If you buy the company known as Hewlett-Packard (HPQ) today, you're getting yourself a Whitman sampler.
Meg Whitman may or may not be a great turnaround CEO, but she's a great corporate infighter, and now the Queen of all she surveys. That much was made clear yesterday as Ray Lane, the former Oracle president who had been chairman of her board, resigned from that position.
The reason given was shareholders' anger over the acquisition of Autonomy by then-CEO Leo Apotheker. That decision was approved by the HP board. Meg Whitman was on that HP board.
But somehow she skates from that decision, as she has managed to deflect blame for the company's troubles on others throughout her tenure as CEO.
Since Whitman became CEO in September 2011, HP stock has gone both up and down. But it's actually little changed from where it was when she started. The company has not grown at all, and gone through almost $15 billion in losses, many of them blamed on past acquisitions. The last quarter, ending in January, saw 4% of revenue flow through to the bottom line.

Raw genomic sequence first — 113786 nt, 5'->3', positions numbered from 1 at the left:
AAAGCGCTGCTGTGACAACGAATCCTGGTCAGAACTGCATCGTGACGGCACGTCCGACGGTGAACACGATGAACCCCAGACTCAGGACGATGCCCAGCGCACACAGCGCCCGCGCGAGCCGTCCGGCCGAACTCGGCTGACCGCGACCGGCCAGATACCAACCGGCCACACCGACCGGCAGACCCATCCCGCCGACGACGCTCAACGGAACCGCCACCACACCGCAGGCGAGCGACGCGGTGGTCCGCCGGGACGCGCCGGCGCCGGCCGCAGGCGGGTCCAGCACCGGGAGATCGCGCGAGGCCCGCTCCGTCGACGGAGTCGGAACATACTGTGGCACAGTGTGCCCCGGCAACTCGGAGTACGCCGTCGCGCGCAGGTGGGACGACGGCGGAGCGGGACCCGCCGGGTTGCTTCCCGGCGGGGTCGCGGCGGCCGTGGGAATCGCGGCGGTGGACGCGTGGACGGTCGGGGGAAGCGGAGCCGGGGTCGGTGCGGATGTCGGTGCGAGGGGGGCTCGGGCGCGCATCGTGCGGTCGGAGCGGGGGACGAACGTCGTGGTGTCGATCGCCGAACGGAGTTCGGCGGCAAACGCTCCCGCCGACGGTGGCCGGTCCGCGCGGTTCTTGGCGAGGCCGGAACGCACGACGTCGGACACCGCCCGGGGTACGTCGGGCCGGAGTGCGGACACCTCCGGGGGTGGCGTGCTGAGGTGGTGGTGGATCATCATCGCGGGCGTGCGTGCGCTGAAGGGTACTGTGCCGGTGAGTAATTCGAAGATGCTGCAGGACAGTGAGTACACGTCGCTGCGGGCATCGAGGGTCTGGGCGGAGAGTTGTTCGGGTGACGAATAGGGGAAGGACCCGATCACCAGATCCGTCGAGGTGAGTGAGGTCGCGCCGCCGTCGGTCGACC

Whitman has no new exciting products on offer, just a statement of intent regarding cloud computing that could have been written by a telecom company, and which matches those companies' strategies. The PC niche continues to circle the drain, there is no HP phone, the HP tablets are not competitive, printers are dying.
But she promises great things to come in two or three years.
What Whitman has succeeded in doing is stopping the rot. The company is no worse off now than it was a year and a half ago. The only shareholder gain I can see, assuming you're happy with a 2.37% dividend that the last quarter's earnings could barely pay, would be a sale to a larger, more stable operator. IBM (IBM) and Oracle (ORCL) could both afford to make a run at HP right now.
So, for that matter, could Microsoft (MSFT), which is worth more than five times what HP is, be interested? That would be interesting.
Of course, Microsoft is just as lacking in vision as HP is. But at least HP shareholders would have a better currency to throw around, and they'd be rid of Whitman. By buying HP, Microsoft would more than double its sales, it would gain control of what's left of its ecosystem, and it might get a second look from the market.
But that's purely speculative. If you want to bet on Meg Whitman today, go ahead. But the promise of a turnaround at some future time does not impress me. There are better places to park money.